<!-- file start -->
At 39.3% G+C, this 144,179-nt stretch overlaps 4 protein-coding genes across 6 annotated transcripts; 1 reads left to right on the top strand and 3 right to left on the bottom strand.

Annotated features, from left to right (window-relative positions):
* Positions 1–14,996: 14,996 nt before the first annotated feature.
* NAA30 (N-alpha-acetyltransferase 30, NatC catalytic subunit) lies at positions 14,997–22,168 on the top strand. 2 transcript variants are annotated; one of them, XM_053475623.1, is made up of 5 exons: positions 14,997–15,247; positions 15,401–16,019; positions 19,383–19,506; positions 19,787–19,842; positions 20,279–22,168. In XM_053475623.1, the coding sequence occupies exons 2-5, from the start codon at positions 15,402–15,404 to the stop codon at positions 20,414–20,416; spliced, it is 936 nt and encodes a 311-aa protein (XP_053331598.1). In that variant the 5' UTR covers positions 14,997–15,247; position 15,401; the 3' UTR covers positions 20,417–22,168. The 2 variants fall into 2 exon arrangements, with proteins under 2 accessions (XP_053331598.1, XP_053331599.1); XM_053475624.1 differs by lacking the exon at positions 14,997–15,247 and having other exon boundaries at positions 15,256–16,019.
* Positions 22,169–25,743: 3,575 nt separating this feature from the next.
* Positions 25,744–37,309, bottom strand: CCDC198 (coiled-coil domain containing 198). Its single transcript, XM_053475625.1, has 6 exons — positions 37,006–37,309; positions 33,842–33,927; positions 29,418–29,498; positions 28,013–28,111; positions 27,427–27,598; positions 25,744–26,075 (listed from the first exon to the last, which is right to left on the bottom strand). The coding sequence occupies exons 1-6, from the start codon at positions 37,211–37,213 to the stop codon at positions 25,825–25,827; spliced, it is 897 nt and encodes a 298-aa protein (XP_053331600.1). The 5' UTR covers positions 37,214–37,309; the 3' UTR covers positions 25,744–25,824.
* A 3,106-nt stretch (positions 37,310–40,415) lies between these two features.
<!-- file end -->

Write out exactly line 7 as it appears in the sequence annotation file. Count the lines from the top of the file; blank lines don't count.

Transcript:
* A 3,106-nt stretch (positions 37,310–40,415) lies between these two features.